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Wayfinding 101

Dec 16, 2010 12:06 PM, By Maria Porco

Digital signage is more than just directions.


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 Case Study: Wayfinding in Action

Digital wayfinding

Digital wayfinding technology is not only useful to users navigating large facilities, it provides an additional revenue stream and cuts costs associated with printed information, which can quickly go out of date.

There are several different types of digital wayfinding applications, but they all share one common goal: to help visitors of a facility find their way around. It’s particularly challenging in larger, multibuilding facilities such as convention centers, medical facilities, or university and corporate campuses.

Answering the Need

Traditionally, wayfinding in facilities such as convention centers has relied on paper signage, where conference attendees navigate a facility based on a printed site map or a large poster that directs them to their meeting room, while paper agendas outside conference rooms confirm that they have arrived at the correct place. This approach has obvious drawbacks: The meeting’s time or location may change, which means reprinting and posting new schedules and maps for visitors. Not only does this increase printing costs for the event organizers, but if the changes aren’t posted in time, attendees can become confused or frustrated.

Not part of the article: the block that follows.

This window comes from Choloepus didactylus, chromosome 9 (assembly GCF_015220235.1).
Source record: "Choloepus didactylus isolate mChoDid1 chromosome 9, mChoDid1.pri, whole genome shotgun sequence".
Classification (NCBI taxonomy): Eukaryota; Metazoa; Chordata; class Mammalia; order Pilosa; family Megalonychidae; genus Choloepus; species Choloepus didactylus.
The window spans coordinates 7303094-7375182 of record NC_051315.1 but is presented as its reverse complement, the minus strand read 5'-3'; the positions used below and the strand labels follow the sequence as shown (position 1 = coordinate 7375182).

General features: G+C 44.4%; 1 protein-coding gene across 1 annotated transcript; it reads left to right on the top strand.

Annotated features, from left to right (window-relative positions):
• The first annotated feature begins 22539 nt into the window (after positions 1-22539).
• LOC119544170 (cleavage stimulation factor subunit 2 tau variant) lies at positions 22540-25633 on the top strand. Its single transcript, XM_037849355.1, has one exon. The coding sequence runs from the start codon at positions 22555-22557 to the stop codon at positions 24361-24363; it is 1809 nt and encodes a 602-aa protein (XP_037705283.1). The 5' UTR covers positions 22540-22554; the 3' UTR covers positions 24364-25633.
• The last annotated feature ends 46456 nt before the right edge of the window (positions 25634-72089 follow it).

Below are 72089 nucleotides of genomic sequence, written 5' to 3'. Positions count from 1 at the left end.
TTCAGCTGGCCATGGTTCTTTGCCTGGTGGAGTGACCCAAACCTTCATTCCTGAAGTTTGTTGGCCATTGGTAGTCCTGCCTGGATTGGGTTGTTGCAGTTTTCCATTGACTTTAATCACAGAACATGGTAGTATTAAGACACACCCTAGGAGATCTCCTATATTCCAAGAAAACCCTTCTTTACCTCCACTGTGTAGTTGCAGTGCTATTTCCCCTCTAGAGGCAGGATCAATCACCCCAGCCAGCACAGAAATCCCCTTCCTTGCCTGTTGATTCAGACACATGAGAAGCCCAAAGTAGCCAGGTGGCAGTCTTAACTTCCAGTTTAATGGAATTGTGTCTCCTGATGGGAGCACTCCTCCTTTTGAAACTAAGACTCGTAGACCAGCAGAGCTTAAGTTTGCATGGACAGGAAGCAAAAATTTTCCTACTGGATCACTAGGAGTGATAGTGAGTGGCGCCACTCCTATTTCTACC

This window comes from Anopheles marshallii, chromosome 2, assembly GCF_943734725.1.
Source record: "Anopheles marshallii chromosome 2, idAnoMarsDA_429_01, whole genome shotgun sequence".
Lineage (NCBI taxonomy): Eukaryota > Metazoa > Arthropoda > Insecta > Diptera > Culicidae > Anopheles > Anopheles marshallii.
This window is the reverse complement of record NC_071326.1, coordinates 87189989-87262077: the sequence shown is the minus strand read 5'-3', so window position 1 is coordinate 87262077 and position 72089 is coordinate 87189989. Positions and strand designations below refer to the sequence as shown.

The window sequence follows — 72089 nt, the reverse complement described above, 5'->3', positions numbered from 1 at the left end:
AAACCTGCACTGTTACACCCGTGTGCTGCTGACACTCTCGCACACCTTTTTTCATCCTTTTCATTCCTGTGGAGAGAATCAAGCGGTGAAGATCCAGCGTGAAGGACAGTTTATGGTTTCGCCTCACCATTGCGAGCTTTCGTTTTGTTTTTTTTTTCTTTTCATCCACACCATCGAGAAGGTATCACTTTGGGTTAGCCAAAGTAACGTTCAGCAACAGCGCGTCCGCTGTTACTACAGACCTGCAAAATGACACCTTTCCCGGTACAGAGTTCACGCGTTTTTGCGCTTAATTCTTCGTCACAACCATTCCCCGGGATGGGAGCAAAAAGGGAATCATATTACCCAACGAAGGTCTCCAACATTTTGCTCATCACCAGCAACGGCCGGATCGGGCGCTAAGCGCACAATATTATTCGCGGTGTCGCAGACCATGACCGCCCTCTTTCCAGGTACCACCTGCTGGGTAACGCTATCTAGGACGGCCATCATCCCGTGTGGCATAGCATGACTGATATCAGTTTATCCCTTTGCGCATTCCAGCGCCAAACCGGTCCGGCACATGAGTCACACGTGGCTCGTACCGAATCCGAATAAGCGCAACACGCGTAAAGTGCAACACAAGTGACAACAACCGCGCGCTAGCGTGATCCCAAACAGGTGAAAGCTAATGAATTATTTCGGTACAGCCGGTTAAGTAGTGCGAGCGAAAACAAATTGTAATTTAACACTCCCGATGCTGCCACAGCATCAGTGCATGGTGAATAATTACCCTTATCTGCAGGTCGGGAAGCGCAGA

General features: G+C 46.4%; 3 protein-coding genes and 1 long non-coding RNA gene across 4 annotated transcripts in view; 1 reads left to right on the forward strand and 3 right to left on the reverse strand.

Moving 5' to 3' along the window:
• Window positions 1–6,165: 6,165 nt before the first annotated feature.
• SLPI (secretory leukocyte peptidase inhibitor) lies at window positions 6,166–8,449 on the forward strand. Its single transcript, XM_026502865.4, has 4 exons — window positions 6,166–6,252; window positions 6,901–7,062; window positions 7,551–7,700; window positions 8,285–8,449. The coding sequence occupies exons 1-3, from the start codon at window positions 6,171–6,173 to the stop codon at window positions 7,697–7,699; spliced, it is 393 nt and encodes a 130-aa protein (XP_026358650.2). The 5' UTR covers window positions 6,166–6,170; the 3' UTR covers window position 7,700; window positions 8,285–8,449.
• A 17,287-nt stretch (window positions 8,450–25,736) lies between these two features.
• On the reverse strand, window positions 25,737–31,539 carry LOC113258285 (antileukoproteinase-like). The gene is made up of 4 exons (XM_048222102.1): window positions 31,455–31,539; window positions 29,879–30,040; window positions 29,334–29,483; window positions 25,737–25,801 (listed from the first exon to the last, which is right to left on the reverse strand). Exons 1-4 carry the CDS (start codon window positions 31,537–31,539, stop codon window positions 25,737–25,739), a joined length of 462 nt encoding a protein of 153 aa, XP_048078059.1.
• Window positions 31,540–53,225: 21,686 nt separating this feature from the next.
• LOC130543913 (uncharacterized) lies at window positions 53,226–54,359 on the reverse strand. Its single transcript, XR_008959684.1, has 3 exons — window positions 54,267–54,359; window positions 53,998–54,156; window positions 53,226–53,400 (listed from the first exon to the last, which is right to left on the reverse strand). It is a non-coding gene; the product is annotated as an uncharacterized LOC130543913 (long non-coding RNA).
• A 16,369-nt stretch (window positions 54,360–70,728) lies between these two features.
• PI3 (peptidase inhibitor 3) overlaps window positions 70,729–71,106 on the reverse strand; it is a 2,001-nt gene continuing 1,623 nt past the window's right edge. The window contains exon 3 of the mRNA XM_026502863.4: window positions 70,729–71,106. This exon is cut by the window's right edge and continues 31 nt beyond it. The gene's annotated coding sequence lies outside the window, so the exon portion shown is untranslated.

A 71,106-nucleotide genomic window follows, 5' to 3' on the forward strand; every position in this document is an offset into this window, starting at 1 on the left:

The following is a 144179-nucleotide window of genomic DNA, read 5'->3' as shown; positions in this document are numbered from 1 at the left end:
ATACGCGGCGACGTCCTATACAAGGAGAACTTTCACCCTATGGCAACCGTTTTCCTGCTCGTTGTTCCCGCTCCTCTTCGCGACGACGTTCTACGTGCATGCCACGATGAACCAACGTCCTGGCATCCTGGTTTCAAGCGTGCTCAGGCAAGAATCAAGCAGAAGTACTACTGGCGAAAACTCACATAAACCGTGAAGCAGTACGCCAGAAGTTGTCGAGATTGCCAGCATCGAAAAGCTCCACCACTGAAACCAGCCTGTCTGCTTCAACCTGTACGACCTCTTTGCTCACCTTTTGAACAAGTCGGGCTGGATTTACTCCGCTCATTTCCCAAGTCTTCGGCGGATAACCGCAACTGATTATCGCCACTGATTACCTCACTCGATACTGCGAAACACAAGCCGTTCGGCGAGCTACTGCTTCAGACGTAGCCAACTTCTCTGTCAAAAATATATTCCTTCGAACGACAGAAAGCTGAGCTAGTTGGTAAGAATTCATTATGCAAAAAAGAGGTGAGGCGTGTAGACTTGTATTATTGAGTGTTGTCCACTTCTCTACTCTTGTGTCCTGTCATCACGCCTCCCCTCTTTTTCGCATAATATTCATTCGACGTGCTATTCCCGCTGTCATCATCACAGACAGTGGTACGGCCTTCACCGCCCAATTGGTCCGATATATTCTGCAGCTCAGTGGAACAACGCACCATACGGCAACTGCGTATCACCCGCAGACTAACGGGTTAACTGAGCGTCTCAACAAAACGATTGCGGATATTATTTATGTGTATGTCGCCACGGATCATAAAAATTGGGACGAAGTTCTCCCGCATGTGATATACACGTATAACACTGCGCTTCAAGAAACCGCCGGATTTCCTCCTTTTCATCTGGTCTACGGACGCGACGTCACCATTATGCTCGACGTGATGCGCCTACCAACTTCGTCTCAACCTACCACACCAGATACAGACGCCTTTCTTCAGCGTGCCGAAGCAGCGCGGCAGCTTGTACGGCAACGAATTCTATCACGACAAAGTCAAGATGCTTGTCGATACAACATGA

Digital signage has the ability to completely transform wayfinding in convention centers, hotels, and other facilities. Digital wayfinding provides easier navigation and an improved experience for attendees while saving hotel staff time and money on printing, posting, and updating maps and schedules.

Types of Maps

The most basic type of digital wayfinding is a simple map of an area, similar to Google Maps, presented as a static graphic on a digital screen. A static map allows the viewer to situate themselves in regard to their desired location and find their own way. A step up from this would be an interactive map, where the visitor can select the end destination. This provides the viewer with basic directions in a graphical fashion from point A to point B. Finally, there are interactive maps that provide a three-dimensional view of the facility. These higher-end maps show users how to get to their destination with an improved perspective, making it much easier for them to orient themselves. They also provide additional information on other amenities the facility offers along the way.

Source of Revenue

As an additional source of revenue, digital wayfinding maps can be augmented with advertising from businesses within the facility or near it. For example, if a visitor at a convention center is looking for directions from conference room A to conference room B, logos can be shown of businesses they will pass along the way, such as a Starbucks or a FedEx office. The start and end points on the map can also feature a video or image from corporate sponsors, providing branded messaging relevant to the visitor. Advertisements for local attractions and restaurants can also be placed in areas around the map. It is important, however, to prevent the screen from becoming too cluttered, which overwhelms the viewer and detracts from the overall experience.

Mobile Interactivity

Of course, looking at a wayfinding map doesn’t ensure that the viewer will remember the directions after they walk away from the screen. As a solution, digital wayfinding can also be augmented with connectivity to mobile devices, such as cell phones. Users simply email directions from the interactive screen directly to their phones, allowing them to view turn-by-turn directions or the map as they go.





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